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EghtesadOnline: The Ministry of Roads and Urban Development is upbeat about buttressing the signs of recovery in Iran’s housing sector during the current fiscal year (started March 21), but also concedes that there are a number of things that could go wrong.

“Even as predictions for the housing market this year signal a rising trajectory for various indicators, including the volume of home deals and prices, construction investments, the volume of growth for each of these indicators is under the influence of several internal and external parameters, especially macroeconomic indicators, that will exert an influence,” Ali Chegini, the head of Planning and Housing Economy Office at the ministry, said.

He also told HIBNA, the news portal of Bank Maskan—the agent bank of the housing sector, that inflation, bank interest rates, GDP growth and home applicants’ purchasing power are the most important factors that will drive Iran’s housing sector recovery from a five-year recession.

Chegini also referred to various developments and volatilities in parallel markets, especially the foreign exchange and gold markets, as the most significant factors that have already affected the housing market this year, Financial Tribune reported.

“Even as this effect has been psychological, it will affect variables of the housing sector indirectly in the medium and long run,” he said.

The Iranian government on April 10 implemented a unified foreign exchange rate regime and declared transactions at other rates as “smuggling” as it set the rate of the US dollar at 42,000 rials.

However, black market rates have continued to climb stratospherically and the greenback is set at an all-time of 65,000 rials days before US President Donald Trump is to announce his stance regarding Iran’s nuclear deal.

But as access to hard currency has become increasingly difficult, the rise in gold demand and prices has been even more accentuated than foreign currencies. Each benchmark Bahar Azadi gold coin was traded for an all-time high of around 22 million rials ($520) in Tehran on Sunday.

According to Chegini, rising foreign exchange rates can not only absorb capital that could potentially enter the housing sector, but can increase the prices of construction materials by boosting inflation expectations.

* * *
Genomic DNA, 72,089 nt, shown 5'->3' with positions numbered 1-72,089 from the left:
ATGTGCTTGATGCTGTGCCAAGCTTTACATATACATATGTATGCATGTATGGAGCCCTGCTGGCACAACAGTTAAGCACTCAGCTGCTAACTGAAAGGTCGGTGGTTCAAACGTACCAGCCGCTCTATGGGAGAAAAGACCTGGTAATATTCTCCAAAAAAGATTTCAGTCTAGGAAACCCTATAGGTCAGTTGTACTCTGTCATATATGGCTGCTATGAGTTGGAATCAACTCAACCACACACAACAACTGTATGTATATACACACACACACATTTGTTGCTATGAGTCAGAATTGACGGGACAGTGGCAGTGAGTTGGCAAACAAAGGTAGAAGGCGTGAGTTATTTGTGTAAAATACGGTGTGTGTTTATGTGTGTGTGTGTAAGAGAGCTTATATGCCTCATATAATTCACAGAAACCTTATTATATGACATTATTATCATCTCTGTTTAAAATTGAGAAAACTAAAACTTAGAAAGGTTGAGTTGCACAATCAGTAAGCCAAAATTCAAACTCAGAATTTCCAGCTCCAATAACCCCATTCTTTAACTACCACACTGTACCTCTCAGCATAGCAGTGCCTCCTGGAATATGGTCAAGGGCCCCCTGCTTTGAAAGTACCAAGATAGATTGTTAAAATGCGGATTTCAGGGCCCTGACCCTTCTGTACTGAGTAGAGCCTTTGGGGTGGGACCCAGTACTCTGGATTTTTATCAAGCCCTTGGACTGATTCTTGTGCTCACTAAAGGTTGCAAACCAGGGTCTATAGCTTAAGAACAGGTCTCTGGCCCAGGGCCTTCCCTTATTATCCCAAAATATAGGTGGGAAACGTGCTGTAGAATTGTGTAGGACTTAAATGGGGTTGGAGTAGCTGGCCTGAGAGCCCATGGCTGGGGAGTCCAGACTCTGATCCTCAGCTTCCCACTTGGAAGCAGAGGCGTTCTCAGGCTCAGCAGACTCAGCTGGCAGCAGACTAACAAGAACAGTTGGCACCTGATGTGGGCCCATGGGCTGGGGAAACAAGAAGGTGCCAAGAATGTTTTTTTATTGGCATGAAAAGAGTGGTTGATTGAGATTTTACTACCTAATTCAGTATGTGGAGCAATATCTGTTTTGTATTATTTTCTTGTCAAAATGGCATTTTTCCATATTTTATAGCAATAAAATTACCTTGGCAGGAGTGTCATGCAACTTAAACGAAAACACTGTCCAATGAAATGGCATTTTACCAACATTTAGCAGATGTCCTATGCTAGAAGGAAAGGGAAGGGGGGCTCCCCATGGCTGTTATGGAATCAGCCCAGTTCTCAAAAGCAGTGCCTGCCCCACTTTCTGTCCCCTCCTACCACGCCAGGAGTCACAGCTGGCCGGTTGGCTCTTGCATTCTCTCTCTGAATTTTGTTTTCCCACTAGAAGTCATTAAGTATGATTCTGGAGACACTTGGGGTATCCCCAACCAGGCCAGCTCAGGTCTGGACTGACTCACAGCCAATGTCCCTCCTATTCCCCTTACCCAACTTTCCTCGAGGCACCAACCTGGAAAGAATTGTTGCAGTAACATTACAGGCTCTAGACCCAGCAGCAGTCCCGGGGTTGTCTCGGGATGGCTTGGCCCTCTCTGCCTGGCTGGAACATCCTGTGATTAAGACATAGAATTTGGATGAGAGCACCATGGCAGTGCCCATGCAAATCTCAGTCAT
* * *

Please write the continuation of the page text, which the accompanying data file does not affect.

“These factors have been shaped by inflation expectations and rising construction costs can ultimately increase the final costs and sales prices of residential units that will in turn form inflation in the housing market,” he said.

As the housing market is currently seeing more real demand and less speculative activities, he added, any such unusual increase in prices will drive away applicants when their purchasing powers decline. 

If that happens, the official believes the final result will be fewer home deals and a weaker growth trajectory for the housing sector.

“Foreign exchange fluctuations in the final months of the previous year and the early months of this year led to a decline in the volume of home deals and weakened the market’s rising trajectory,” he said.

“One of the reasons was that some investors and builders refrained from offering ready-to-sell residential units in the hope of seeing a price hike.”

Referring to bank interest and foreign exchange rates as the two most important influential factors, Chegini predicted good tidings for the housing sector if the government manages to successfully implement its policy of taming unruly foreign exchange rates and reducing bank interest rates that are currently set at 15%, but effectively stand at 20%.

The latter rate was offered a few months ago for a limited period in response to foreign exchange volatility and persisted through bonds offered at the same rate. 


Iran housing sector Iran housing sector recovery